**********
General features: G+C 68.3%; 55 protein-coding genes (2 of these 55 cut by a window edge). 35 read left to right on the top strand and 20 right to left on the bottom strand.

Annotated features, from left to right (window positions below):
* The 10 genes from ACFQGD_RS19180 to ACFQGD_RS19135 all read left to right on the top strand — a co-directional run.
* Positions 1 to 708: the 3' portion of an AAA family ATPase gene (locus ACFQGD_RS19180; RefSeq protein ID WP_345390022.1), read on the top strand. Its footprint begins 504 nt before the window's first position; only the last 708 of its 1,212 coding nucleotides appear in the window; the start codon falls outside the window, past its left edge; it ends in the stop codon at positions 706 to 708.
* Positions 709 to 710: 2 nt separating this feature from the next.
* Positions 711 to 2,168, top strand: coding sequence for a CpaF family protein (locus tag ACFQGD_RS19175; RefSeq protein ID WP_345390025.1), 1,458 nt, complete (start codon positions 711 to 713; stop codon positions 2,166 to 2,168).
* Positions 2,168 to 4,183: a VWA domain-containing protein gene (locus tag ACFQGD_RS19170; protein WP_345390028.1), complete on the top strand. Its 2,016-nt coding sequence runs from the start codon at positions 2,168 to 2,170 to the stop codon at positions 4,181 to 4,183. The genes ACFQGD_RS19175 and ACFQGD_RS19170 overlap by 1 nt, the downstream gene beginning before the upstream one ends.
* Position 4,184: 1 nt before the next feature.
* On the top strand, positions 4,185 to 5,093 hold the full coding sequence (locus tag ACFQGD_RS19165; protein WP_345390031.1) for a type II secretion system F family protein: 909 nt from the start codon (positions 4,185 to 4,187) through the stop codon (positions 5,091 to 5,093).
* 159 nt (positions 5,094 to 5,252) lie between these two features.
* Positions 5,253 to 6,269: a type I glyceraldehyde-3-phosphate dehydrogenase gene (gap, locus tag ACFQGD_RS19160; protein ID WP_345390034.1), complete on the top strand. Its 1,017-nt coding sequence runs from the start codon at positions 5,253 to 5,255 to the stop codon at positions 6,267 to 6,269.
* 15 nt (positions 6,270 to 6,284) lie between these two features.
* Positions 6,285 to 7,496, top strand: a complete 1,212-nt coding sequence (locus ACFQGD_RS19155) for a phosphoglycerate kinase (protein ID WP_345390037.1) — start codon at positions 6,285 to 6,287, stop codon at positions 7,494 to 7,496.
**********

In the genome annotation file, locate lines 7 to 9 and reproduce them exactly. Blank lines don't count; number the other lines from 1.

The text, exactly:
* Positions 2,168 to 4,183: a VWA domain-containing protein gene (locus tag ACFQGD_RS19170; protein WP_345390028.1), complete on the top strand. Its 2,016-nt coding sequence runs from the start codon at positions 2,168 to 2,170 to the stop codon at positions 4,181 to 4,183. The genes ACFQGD_RS19175 and ACFQGD_RS19170 overlap by 1 nt, the downstream gene beginning before the upstream one ends.
* Position 4,184: 1 nt before the next feature.
* On the top strand, positions 4,185 to 5,093 hold the full coding sequence (locus tag ACFQGD_RS19165; protein WP_345390031.1) for a type II secretion system F family protein: 909 nt from the start codon (positions 4,185 to 4,187) through the stop codon (positions 5,091 to 5,093).